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The secret and dangerous operations of Australia's Pacific War Catalina crews told for the first time.
RAAF Black Cats chronicles a little-known yet crucial and courageous chapter in Australia's war history. While this story involved Australia and the United States, very few people on either side of the Pacific know of the significance the RAAF Catalina Squadrons had on the outcome of the war against Japan and General Douglas MacArthur's triumphant 'return' to the Philippines.
Between 22 April 1943 and 1 July 1945, the crews of the RAAF's PBY Flying Boat (Catalina) squadrons in coalition with the US 7th Fleet conducted top-secret covert mine-laying missions in the South Pacific to disrupt Japanese naval supply and military operations. General Douglas MacArthur, particularly, believed mine-laying would be an effective weapon to stop the Japanese from supplying their forces, feeding their war machine and, therefore, softening the enemy for US Army and Marine landings. He was proved right.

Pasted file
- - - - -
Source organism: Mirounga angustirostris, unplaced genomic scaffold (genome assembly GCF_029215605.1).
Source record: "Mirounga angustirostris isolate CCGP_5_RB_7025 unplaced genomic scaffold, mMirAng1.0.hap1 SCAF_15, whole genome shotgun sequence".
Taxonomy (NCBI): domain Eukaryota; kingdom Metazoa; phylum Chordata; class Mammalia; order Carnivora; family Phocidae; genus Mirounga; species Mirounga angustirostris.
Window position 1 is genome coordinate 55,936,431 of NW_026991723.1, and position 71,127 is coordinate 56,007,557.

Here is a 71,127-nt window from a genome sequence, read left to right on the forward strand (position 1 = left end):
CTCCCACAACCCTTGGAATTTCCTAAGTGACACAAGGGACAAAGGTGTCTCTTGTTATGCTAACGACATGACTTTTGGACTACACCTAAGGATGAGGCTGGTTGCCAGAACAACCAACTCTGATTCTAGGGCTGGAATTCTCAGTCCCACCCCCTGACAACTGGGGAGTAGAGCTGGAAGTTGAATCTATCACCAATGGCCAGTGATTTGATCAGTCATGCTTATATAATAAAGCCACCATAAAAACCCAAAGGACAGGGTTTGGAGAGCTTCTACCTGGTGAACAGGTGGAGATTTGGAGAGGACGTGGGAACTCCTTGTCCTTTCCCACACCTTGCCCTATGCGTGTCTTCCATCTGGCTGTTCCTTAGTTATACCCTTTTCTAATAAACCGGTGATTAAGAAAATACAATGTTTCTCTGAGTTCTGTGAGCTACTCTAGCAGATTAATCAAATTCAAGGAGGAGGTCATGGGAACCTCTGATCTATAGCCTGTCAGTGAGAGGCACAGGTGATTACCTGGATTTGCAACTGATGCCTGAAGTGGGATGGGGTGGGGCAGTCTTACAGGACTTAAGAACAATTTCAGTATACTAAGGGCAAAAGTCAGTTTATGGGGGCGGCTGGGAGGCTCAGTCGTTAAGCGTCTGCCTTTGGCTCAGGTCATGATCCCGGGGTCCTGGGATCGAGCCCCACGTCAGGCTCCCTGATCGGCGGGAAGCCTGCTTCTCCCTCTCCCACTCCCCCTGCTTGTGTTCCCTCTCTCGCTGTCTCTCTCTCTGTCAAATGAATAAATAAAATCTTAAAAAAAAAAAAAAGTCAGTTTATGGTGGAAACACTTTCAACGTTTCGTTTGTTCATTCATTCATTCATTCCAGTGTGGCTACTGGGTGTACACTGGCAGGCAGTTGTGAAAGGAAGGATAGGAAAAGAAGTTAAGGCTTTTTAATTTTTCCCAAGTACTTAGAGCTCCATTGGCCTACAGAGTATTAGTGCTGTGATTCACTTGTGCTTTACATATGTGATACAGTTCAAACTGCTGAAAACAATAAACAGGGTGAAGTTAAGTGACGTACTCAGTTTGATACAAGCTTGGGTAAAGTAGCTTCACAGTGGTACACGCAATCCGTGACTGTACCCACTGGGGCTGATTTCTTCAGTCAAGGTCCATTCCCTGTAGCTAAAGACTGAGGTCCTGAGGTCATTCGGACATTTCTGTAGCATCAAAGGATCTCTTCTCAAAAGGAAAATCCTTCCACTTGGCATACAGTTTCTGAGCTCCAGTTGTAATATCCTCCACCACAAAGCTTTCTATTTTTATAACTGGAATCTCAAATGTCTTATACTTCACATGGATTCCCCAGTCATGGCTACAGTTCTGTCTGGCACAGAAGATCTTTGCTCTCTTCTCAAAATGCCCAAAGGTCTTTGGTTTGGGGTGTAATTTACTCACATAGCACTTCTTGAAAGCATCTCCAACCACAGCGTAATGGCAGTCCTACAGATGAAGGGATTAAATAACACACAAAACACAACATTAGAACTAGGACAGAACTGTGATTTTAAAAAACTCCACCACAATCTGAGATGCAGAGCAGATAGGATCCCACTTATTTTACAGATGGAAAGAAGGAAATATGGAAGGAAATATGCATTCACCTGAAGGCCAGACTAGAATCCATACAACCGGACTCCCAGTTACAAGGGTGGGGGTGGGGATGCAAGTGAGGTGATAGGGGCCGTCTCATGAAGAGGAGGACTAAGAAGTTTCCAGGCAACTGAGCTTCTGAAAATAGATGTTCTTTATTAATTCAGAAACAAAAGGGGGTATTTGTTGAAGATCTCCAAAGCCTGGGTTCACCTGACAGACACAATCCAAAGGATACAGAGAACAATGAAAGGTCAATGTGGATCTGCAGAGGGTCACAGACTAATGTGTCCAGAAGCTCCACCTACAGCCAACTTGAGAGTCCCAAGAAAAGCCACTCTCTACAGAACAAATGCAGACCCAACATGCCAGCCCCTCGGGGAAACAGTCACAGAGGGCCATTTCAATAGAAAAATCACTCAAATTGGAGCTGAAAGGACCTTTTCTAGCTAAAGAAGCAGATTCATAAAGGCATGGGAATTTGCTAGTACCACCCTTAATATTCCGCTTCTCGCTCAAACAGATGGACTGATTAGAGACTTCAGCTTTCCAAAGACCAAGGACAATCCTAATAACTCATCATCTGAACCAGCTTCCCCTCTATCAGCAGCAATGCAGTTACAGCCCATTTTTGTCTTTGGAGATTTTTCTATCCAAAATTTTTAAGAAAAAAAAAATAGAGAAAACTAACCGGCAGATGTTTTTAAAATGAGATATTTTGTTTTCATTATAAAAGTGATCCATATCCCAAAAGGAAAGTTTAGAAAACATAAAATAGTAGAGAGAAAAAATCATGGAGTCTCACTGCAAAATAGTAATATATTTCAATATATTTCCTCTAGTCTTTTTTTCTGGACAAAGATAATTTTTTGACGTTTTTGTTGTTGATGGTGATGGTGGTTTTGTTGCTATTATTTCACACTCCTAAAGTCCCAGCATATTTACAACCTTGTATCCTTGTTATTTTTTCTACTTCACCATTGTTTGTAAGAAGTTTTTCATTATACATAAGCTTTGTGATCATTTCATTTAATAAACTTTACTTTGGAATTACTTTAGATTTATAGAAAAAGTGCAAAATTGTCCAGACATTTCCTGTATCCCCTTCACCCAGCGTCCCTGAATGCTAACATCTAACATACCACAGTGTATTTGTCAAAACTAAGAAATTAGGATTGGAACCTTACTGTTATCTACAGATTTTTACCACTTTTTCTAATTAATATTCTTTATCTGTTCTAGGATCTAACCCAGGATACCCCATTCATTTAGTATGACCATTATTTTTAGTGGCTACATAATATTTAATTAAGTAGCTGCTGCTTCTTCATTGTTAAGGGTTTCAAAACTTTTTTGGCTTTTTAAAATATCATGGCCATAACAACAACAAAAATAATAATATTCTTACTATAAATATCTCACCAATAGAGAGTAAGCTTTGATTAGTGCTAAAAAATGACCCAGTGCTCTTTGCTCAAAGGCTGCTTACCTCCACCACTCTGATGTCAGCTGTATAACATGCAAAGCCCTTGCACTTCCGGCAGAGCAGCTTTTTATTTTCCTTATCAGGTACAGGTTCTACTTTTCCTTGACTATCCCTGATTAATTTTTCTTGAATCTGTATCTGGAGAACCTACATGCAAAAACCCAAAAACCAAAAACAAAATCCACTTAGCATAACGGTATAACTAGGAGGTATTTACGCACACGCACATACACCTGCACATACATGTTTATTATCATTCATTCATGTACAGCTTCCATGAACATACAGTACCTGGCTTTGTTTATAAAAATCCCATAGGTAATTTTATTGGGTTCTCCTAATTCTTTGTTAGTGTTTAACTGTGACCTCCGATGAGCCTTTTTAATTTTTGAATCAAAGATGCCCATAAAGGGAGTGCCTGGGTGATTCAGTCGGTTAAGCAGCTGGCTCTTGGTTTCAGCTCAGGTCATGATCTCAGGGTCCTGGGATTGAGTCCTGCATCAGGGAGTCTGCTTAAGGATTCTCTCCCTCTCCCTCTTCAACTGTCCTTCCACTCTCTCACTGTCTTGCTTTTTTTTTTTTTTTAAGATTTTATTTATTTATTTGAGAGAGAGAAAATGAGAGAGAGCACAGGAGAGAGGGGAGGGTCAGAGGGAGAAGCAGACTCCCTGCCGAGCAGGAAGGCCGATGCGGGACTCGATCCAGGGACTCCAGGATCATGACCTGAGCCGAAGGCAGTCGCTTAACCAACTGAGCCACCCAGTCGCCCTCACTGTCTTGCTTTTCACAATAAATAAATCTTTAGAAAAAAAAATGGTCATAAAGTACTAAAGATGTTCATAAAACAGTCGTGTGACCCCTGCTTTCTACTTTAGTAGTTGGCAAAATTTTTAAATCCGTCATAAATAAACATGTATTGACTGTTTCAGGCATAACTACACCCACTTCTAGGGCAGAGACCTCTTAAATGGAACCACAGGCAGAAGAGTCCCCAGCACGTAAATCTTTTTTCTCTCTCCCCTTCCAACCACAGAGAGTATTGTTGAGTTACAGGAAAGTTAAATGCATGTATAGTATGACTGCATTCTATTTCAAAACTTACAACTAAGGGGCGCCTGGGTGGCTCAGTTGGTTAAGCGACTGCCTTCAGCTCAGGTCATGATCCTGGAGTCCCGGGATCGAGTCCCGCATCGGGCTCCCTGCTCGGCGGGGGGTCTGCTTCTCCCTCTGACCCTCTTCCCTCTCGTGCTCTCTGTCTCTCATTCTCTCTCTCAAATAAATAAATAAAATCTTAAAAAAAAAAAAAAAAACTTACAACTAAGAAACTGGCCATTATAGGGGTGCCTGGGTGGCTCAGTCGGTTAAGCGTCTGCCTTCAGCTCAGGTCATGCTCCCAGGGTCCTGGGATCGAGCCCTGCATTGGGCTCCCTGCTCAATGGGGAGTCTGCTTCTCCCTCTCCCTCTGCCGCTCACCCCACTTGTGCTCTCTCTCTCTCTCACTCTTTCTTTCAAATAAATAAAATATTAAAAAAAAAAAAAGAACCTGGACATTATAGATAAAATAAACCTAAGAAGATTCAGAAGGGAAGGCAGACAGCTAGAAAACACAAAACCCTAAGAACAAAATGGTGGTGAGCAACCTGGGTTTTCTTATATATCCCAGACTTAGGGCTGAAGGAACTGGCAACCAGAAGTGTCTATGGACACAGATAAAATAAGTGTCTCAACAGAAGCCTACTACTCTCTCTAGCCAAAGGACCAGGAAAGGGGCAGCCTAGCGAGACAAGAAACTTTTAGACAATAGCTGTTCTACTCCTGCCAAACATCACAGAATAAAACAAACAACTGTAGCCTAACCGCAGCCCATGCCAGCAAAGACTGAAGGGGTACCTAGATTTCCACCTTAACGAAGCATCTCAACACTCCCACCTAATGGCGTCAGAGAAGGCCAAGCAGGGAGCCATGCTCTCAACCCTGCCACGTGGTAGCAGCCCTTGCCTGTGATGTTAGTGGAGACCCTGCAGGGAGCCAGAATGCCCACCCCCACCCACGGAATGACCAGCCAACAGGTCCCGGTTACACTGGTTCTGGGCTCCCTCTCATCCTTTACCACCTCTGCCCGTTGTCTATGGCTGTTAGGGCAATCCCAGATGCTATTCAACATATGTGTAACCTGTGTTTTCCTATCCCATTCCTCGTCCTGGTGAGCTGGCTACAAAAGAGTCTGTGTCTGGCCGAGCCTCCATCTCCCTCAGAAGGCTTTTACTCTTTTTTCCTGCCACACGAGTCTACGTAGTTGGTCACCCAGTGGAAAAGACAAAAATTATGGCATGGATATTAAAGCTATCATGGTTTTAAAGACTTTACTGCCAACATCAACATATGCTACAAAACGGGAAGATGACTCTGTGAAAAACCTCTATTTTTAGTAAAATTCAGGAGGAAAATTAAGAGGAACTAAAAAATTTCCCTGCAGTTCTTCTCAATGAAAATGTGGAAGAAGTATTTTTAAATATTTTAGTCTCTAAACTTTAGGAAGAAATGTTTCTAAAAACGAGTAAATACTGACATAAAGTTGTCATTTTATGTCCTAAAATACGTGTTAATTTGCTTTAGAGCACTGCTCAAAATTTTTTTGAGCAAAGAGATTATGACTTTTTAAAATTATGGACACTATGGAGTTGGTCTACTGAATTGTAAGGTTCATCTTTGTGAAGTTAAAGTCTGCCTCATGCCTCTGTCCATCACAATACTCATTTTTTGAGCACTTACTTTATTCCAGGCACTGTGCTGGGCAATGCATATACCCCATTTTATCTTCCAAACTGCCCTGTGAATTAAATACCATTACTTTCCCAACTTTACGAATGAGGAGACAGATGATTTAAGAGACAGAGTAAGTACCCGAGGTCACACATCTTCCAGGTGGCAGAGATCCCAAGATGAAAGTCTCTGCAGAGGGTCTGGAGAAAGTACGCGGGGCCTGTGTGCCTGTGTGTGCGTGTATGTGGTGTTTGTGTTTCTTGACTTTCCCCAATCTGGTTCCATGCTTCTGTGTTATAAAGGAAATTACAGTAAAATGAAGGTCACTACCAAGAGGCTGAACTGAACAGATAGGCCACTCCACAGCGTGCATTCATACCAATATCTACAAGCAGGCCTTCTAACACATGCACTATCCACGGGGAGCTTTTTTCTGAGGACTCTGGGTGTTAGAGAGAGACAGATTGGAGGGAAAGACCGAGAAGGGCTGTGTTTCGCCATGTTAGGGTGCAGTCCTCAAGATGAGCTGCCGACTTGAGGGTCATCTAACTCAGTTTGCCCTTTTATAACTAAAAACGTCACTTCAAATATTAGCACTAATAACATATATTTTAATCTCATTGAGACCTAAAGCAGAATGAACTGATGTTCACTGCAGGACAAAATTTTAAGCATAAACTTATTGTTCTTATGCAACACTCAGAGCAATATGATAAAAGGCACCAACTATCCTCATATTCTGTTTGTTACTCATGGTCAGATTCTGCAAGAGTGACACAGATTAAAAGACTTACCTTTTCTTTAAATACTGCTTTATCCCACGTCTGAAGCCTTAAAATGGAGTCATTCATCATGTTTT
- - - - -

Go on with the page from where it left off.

This is the powerful story of the brave Australian crews who flew some of the most dangerous missions of the Pacific War.
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The Bravest of Men
What a spectacular and most fascinating book. The Aussies are amongst the toughest of men. And most certainly, in the generation of WW2, dubbed "the greatest generation" for a reason, the RAAF Catalina Squadron was amongst the bravest. The book begins with search for Reg Cleworth, the missing brother of Bob Cleworth, who was a part of the secret mine laying operation in WW2. Reg never made it home, and in 1947, was officially presumed dead. However, his family never knew what he really did during the war. Thus the story of discovery begins with this squadron, who did some of the most dangerous work for the Allies in the Pacific. Mine laying was perilous, and thanks to Reg and the many of others who did the work, the Japanese were stopped. David Tredinnick does a wonderful job narrating. It's pure heaven to listen to an Australian narrator telling such a vital story.